Why is the EU probing Facebook and Instagram? | Explained

The European Union is investigating Meta Platforms’ social media sites Facebook and Instagram for potential breaches of EU online content rules relating to child safety 

Published - May 18, 2024 09:10 am IST

The European Union has opened fresh investigation into Meta’s Facebook and Instagram over suspicions that they are failing to protect children on their platform.

The European Union has opened fresh investigation into Meta’s Facebook and Instagram over suspicions that they are failing to protect children on their platform. | Photo Credit: Reuters

The story so far: The European Union has opened fresh investigation into Meta’s Facebook and Instagram over suspicions that they are failing to protect children on their platform, a violation that could result in fines of up to 6% of the company’s annual worldwide revenue.

The 27-nation bloc has said it is concerned that the Facebook and Instagram’s recommendation engine could “exploit the weaknesses and inexperience’” of children and stimulate “addictive behavior”. The bloc’s executive arm further said that these systems could reinforce the so-called “rabbit hole” effect that leads users to watch increasingly disturbing content.

As part of the probe, the commission will look into Meta’s use of age verification tools to prevent children under the age of 13 from accessing Facebook and Instagram. And also find out whether the company is complying with the bloc’s Digital Service Act (DSA) and enforcing a high level of privacy, safety and security for minors.

What led to the investigation?

The bloc’s DSA came into effect in February. It stipulates very large online platforms, which have over 45 million users in the EU, to provide an option in their recommender systems that is not based on user profiling and share their data with the Commission and national authorities to assess compliance under the law.

The platforms are also required to take measures to protect minors from content that may impair their physical, mental or moral development. Additionally, platforms must take targeted measures to protect the rights of minors, including age verification and parental control tools that are aimed at helping minors signal abuse or obtain support.

Facebook and Instagram have more than the stipulated number of users, and so are designated as very large platforms, bringing them under the law’s purview.

What is the investigation’s trajectory?

The EU regulator will now carry out an in-depth investigation as a “matter of priority” and gather evidence by sending additional requests for information, conducting interviews and inspections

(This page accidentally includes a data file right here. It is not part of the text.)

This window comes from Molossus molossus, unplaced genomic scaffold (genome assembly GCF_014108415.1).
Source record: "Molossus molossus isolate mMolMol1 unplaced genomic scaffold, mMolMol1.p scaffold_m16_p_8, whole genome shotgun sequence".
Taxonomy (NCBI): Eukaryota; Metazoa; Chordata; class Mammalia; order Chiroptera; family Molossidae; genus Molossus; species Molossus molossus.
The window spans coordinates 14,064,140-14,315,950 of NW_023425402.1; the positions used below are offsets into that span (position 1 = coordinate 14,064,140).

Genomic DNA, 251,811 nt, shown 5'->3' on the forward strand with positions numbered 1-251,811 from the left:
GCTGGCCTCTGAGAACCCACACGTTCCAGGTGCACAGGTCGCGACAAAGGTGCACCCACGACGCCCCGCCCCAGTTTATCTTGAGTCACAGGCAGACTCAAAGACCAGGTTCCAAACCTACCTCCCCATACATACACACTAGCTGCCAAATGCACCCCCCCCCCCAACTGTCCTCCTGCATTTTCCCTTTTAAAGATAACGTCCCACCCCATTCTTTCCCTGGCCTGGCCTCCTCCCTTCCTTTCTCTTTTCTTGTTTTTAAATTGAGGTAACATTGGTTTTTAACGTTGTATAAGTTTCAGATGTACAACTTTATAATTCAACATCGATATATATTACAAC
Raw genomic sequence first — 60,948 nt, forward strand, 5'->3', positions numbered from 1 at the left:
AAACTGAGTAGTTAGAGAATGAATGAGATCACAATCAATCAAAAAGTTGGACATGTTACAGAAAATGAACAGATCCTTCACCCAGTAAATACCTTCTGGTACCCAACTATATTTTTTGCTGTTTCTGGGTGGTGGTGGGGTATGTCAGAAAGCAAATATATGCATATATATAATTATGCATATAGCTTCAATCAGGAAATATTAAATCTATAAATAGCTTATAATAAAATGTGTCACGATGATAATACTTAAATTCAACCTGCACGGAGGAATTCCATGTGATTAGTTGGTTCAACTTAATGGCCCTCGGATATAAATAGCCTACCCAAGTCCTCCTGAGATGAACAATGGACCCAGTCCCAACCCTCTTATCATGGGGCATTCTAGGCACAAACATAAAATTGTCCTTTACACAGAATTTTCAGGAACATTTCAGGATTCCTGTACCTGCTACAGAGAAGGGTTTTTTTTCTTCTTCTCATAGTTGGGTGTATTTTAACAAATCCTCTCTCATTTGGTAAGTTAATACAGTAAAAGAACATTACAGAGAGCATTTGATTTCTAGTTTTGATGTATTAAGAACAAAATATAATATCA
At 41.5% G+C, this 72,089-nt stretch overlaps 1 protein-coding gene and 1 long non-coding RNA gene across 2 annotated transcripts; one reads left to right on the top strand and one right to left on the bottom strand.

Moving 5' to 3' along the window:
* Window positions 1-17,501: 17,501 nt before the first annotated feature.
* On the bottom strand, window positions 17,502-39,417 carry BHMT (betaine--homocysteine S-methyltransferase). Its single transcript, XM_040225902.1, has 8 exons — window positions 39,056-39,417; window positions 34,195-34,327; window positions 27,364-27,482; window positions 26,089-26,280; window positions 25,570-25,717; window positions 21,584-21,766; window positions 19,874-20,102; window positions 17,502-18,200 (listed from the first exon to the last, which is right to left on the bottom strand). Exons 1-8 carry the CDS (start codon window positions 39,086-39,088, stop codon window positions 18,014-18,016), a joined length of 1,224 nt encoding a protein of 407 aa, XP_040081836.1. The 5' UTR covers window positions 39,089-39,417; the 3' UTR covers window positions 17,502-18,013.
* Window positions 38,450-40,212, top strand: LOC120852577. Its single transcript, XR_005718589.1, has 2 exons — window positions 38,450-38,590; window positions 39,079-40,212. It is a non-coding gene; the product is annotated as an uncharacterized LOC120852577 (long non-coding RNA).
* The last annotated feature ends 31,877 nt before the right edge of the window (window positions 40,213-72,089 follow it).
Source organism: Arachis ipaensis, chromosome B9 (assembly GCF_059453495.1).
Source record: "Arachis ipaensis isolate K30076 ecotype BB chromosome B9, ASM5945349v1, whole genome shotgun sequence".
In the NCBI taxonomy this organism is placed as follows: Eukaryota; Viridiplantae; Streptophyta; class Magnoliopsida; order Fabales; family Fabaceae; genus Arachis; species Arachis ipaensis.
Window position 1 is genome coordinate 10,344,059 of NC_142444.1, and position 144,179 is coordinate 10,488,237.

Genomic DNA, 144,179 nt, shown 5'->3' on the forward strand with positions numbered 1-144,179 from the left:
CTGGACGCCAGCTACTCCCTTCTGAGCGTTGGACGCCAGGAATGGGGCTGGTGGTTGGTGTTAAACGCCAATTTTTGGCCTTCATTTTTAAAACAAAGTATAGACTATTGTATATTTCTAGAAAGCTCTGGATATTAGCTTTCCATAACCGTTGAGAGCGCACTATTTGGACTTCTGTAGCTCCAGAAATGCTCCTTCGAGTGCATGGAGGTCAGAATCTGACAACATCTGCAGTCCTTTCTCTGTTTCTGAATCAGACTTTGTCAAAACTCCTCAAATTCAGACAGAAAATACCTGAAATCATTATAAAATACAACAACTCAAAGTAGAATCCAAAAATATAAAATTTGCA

Additionally, the commission can also accept commitments made by Meta to remedy the issues raised during the investigation.

What has Meta done to protect children on its platforms?

Earlier this year, Meta announced it was testing an AI-driven “nudity protection” tool that would find and blur images containing nudity that were sent to minors on the app’s messaging system.

Additionally, the company said it would roll out measures to protect users under 18 years of age by tightening content restrictions and boosting parental supervision tools

Is this the only investigation against Meta in the EU?

This is not the only investigation Meta’s platforms are facing in the EU. In April, the regulator opened an investigation, accusing Meta of having failed to tackle deceptive advertising and disinformation in the run-up to the European Parliament elections.

The antitrust regulator’s move against Meta stemmed from the platform being used as a potential source of disinformation by Russia, China and Iran to influence voters in EU.

What about outside the EU?

Even before the DSA was implemented in the EU, Meta’s Instagram faced backlash in the U.S. after a report by the Wall Street Journal, published in June 2023, said the platform “helps connect and promote a vast network of accounts openly devoted to the commission and purchase of under age sex content”.

At the time, the company said it was working on “improving internal controls”, and that it had eliminated 27 pedophile networks in addition to removing 490,000 accounts that breached its kid safety regulations in just one month.

What are the general practices of protecting minors online?

With children growing up in an increasingly digital world, it has become increasingly difficult for parents and caregivers to ensure their online safety.

Parents are advised to ensure they are up to date with online risks and have set up safeguards to protect their child’s digital experience. These could include setting up of kid’s profiles, choosing age-appropriate apps and games and setting up child-friendly sites and search engines, and ensuring age restricted content is inaccessible on the devices and platforms they are using.   Parents are also advised to supervise and spend time with their children online to ensure they do not engage in harmful activities or fall prey to online predators.

And minors using social media platforms must ensure they know how to report and “block” accounts with offensive material and foster open conversations to ensure an adult is available if something doesn’t feel right.   

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